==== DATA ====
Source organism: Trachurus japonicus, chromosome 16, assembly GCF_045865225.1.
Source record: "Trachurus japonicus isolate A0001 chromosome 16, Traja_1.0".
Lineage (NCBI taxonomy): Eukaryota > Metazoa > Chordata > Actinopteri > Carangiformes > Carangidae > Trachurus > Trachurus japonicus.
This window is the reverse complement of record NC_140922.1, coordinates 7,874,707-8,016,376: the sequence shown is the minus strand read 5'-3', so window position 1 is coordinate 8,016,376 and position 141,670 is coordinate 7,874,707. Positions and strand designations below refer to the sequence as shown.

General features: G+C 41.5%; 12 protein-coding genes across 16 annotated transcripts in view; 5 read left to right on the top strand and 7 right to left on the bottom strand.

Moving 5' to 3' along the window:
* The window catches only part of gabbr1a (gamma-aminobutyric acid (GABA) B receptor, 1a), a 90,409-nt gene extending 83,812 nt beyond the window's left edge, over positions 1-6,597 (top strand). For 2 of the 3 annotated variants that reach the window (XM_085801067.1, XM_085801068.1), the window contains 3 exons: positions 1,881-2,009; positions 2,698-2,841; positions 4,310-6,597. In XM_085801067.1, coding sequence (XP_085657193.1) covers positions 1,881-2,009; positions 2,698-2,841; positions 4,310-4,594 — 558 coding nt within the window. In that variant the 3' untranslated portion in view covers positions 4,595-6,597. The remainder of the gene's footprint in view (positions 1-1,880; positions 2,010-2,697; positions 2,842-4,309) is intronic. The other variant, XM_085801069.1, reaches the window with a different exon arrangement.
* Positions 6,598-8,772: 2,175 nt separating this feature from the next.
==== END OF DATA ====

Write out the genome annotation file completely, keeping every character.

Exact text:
Source organism: Trachurus japonicus, chromosome 16, assembly GCF_045865225.1.
Source record: "Trachurus japonicus isolate A0001 chromosome 16, Traja_1.0".
Lineage (NCBI taxonomy): Eukaryota > Metazoa > Chordata > Actinopteri > Carangiformes > Carangidae > Trachurus > Trachurus japonicus.
This window is the reverse complement of record NC_140922.1, coordinates 7,874,707-8,016,376: the sequence shown is the minus strand read 5'-3', so window position 1 is coordinate 8,016,376 and position 141,670 is coordinate 7,874,707. Positions and strand designations below refer to the sequence as shown.

General features: G+C 41.5%; 12 protein-coding genes across 16 annotated transcripts in view; 5 read left to right on the top strand and 7 right to left on the bottom strand.

Moving 5' to 3' along the window:
* The window catches only part of gabbr1a (gamma-aminobutyric acid (GABA) B receptor, 1a), a 90,409-nt gene extending 83,812 nt beyond the window's left edge, over positions 1-6,597 (top strand). For 2 of the 3 annotated variants that reach the window (XM_085801067.1, XM_085801068.1), the window contains 3 exons: positions 1,881-2,009; positions 2,698-2,841; positions 4,310-6,597. In XM_085801067.1, coding sequence (XP_085657193.1) covers positions 1,881-2,009; positions 2,698-2,841; positions 4,310-4,594 — 558 coding nt within the window. In that variant the 3' untranslated portion in view covers positions 4,595-6,597. The remainder of the gene's footprint in view (positions 1-1,880; positions 2,010-2,697; positions 2,842-4,309) is intronic. The other variant, XM_085801069.1, reaches the window with a different exon arrangement.
* Positions 6,598-8,772: 2,175 nt separating this feature from the next.